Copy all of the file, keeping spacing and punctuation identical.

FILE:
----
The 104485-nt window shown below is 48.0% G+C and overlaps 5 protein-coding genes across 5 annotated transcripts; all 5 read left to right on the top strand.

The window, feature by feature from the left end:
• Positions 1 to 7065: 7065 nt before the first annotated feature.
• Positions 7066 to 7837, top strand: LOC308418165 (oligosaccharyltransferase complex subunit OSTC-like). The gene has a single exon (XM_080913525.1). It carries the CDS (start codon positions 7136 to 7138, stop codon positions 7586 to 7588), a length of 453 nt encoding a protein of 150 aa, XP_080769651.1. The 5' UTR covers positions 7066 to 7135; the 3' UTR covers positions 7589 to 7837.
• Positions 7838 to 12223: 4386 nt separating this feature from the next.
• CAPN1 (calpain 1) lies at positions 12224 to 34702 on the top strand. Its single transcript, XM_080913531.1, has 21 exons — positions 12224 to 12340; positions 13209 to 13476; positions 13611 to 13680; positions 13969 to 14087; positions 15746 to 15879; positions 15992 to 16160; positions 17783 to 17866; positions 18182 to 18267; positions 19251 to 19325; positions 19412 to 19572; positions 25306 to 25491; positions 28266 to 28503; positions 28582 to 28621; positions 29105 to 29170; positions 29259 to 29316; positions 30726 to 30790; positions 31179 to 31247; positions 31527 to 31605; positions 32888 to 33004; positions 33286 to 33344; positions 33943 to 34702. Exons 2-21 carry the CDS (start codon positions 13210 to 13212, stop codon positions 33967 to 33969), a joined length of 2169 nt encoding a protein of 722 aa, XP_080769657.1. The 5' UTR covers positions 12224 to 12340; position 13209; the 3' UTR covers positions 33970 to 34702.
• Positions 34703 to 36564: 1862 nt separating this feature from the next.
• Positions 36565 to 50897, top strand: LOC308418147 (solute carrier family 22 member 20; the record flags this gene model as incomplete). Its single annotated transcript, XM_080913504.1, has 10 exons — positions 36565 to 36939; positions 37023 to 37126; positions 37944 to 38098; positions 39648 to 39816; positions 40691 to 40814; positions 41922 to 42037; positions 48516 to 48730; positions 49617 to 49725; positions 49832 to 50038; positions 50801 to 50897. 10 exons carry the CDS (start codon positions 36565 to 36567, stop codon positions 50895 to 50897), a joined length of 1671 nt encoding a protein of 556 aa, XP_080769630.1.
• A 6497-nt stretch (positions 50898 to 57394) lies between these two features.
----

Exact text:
The 104485-nt window shown below is 48.0% G+C and overlaps 5 protein-coding genes across 5 annotated transcripts; all 5 read left to right on the top strand.

The window, feature by feature from the left end:
• Positions 1 to 7065: 7065 nt before the first annotated feature.
• Positions 7066 to 7837, top strand: LOC308418165 (oligosaccharyltransferase complex subunit OSTC-like). The gene has a single exon (XM_080913525.1). It carries the CDS (start codon positions 7136 to 7138, stop codon positions 7586 to 7588), a length of 453 nt encoding a protein of 150 aa, XP_080769651.1. The 5' UTR covers positions 7066 to 7135; the 3' UTR covers positions 7589 to 7837.
• Positions 7838 to 12223: 4386 nt separating this feature from the next.
• CAPN1 (calpain 1) lies at positions 12224 to 34702 on the top strand. Its single transcript, XM_080913531.1, has 21 exons — positions 12224 to 12340; positions 13209 to 13476; positions 13611 to 13680; positions 13969 to 14087; positions 15746 to 15879; positions 15992 to 16160; positions 17783 to 17866; positions 18182 to 18267; positions 19251 to 19325; positions 19412 to 19572; positions 25306 to 25491; positions 28266 to 28503; positions 28582 to 28621; positions 29105 to 29170; positions 29259 to 29316; positions 30726 to 30790; positions 31179 to 31247; positions 31527 to 31605; positions 32888 to 33004; positions 33286 to 33344; positions 33943 to 34702. Exons 2-21 carry the CDS (start codon positions 13210 to 13212, stop codon positions 33967 to 33969), a joined length of 2169 nt encoding a protein of 722 aa, XP_080769657.1. The 5' UTR covers positions 12224 to 12340; position 13209; the 3' UTR covers positions 33970 to 34702.
• Positions 34703 to 36564: 1862 nt separating this feature from the next.
• Positions 36565 to 50897, top strand: LOC308418147 (solute carrier family 22 member 20; the record flags this gene model as incomplete). Its single annotated transcript, XM_080913504.1, has 10 exons — positions 36565 to 36939; positions 37023 to 37126; positions 37944 to 38098; positions 39648 to 39816; positions 40691 to 40814; positions 41922 to 42037; positions 48516 to 48730; positions 49617 to 49725; positions 49832 to 50038; positions 50801 to 50897. 10 exons carry the CDS (start codon positions 36565 to 36567, stop codon positions 50895 to 50897), a joined length of 1671 nt encoding a protein of 556 aa, XP_080769630.1.
• A 6497-nt stretch (positions 50898 to 57394) lies between these two features.